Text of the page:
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The “customer disintermediation” business model

Opportunities for collaboration also exist downstream in the customer facing activities, but the relationship tends to be more competitive. Take Berlin-based simplesurance. As a digital broker, it offers its e-commerce partners a plug-and-play cross-selling digital solution that allows end-customers to buy insurance with just one click. While creating new business for traditional insurers such as Allianz, it also positions itself between the customer and the insurer as a new gateway or tollgate. While there are collaborative benefits in the short term, over the longer-term, simplesurance could become more of a competitor.

Cuvva, the mobile-only insurer from the UK4 is another such a player (see sidebar – Cuvva). Its pay-as-you-drive insurance by the hour is an extension of traditional insurance policies in the UK and as such does not lure away clients from incumbents. On the other hand, its subscription-based car insurance policy, which allows users who pay a minimal monthly fee to top up their insurance when the car is driven, and to switch off this extra payment when the car sits idle, is potentially disruptive for incumbents.

The InsurTechs that pursue customer disintermediation seek to compete by creating additional value, lowering prices, or both, to attract customers. Their long-term competitive advantage is dependent on efficiency, keeping costs low and innovating new customer value. The ongoing value creation actions by Cuvva illustrate this strategy and sustainability imperative.

Cuvva
London-based Cuvva (named after the English pronunciation of insurance “cover”) launched in October 2015. Its founder and CEO Freddy Macnamara needed insurance on an hourly basis so he could drive other people’s cars, but discovered this was almost impossible to do. He decided to start his own company and become a mobile-only intermediary in the insurance market, directly connecting drivers to insurance companies, to address this market need. Purchasing car insurance is something that people often view as cumbersome; therefore, he set out to use technology to make it as hassle-free as possible. Cuvva’s first product, called Cuvva for Sharers, targets customers in the United Kingdom seeking car insurance lasting anywhere from one hour to 28 days. They must be at least 19 years old and insuring a vehicle that is no more than 15 years old. To purchase insurance, users first need to download the Cuvva app. They are then asked to verify their identity and prove they own a valid driving license. Customers must give the app permission to query the database of the UK’s Driver and Vehicle Licensing Agency, which will flag up any potential problems. They must then upload a photo of their driving license, a photo of the car and a selfie taken through the app. Drivers must also state whether they have been involved in a car accident in the last five years. Cuvva then conducts administrative checks, including credit history and criminal record. Once this is cleared, Cuvva issues insurance almost immediately. People who purchase traditional annual insurance policies sometimes complain that they are paying to insure cars that sit idly in car parks or driveways. To address this, Cuvva announced in early 2017 plans to offer Cuvva as a subscription service, a different product aimed at city dwellers who take public transport to work and only use their cars for evening and weekend leisure activities – typically driving fewer than 8,000 km a year. By Cuvva’s estimation, infrequent drivers will be able to save up to US$700 to $1,400 a year compared to what they would spend on a conventional annual policy. While some may find traditional car insurance more convenient, the potential savings may attract many occasional drivers. Cuvva is now pioneering a subscription service for short-term taxi and private hire targeting the people who infrequently offer these services. By June 2017, Cuvva had sold more than a million hours of cover, with customers paying an average premium of about US$9 for the first hour and up to US$27 for a day. (https://www.cuvva.com)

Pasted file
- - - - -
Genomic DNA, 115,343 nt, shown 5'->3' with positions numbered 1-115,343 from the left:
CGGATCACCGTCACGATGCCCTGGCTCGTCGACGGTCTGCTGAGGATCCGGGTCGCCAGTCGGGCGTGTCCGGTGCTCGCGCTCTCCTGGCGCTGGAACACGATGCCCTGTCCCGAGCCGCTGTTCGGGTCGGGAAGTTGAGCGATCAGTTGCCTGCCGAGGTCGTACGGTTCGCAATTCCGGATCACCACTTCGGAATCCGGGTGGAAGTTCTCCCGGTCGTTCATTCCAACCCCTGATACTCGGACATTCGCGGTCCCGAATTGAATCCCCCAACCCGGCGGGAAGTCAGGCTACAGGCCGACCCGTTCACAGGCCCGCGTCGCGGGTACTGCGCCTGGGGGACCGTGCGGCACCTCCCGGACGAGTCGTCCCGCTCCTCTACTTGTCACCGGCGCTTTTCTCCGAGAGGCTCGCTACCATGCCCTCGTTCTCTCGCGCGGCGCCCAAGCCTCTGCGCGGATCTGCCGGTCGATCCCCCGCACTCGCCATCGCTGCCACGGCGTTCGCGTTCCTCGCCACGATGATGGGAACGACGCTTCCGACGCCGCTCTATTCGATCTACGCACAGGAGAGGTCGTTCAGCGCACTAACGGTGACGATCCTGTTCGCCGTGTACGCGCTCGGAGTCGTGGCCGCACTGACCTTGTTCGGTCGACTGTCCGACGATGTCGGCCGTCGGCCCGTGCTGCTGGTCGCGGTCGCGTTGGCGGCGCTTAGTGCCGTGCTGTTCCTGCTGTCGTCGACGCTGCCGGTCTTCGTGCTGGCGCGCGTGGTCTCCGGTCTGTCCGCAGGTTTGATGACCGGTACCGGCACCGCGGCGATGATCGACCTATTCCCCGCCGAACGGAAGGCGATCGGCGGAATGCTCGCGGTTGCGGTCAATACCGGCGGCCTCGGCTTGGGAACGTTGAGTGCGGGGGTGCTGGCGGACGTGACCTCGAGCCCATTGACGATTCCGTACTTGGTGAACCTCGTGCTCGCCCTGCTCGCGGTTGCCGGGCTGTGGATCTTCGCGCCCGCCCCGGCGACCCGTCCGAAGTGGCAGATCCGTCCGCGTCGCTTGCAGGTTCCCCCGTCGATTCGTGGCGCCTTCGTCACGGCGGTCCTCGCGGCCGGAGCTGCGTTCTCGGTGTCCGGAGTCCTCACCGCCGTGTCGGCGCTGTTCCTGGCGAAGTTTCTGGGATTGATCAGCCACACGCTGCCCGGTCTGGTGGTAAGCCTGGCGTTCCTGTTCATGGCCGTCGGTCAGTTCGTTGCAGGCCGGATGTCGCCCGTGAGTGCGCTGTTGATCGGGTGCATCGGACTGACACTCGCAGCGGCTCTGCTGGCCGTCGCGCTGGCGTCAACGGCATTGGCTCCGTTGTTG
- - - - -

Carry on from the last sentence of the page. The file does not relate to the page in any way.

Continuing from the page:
The “transaction-enabling” business model

A new class of InsurTechs, led by Shanghai-based ZhongAn, is embracing a very different vision and business model. Rather than making existing insurance models more efficient, or substituting insurers in their supply chain, they are positioning insurance as a complement to transactions. The emergence of the many platforms with transactions of modest value, and buyers and sellers with short transaction histories, frequently make transaction risk a stumbling block. By offering tailored insurance products at “pocket money” rates, ZhongAn seeks to de-risk and enable these transactions.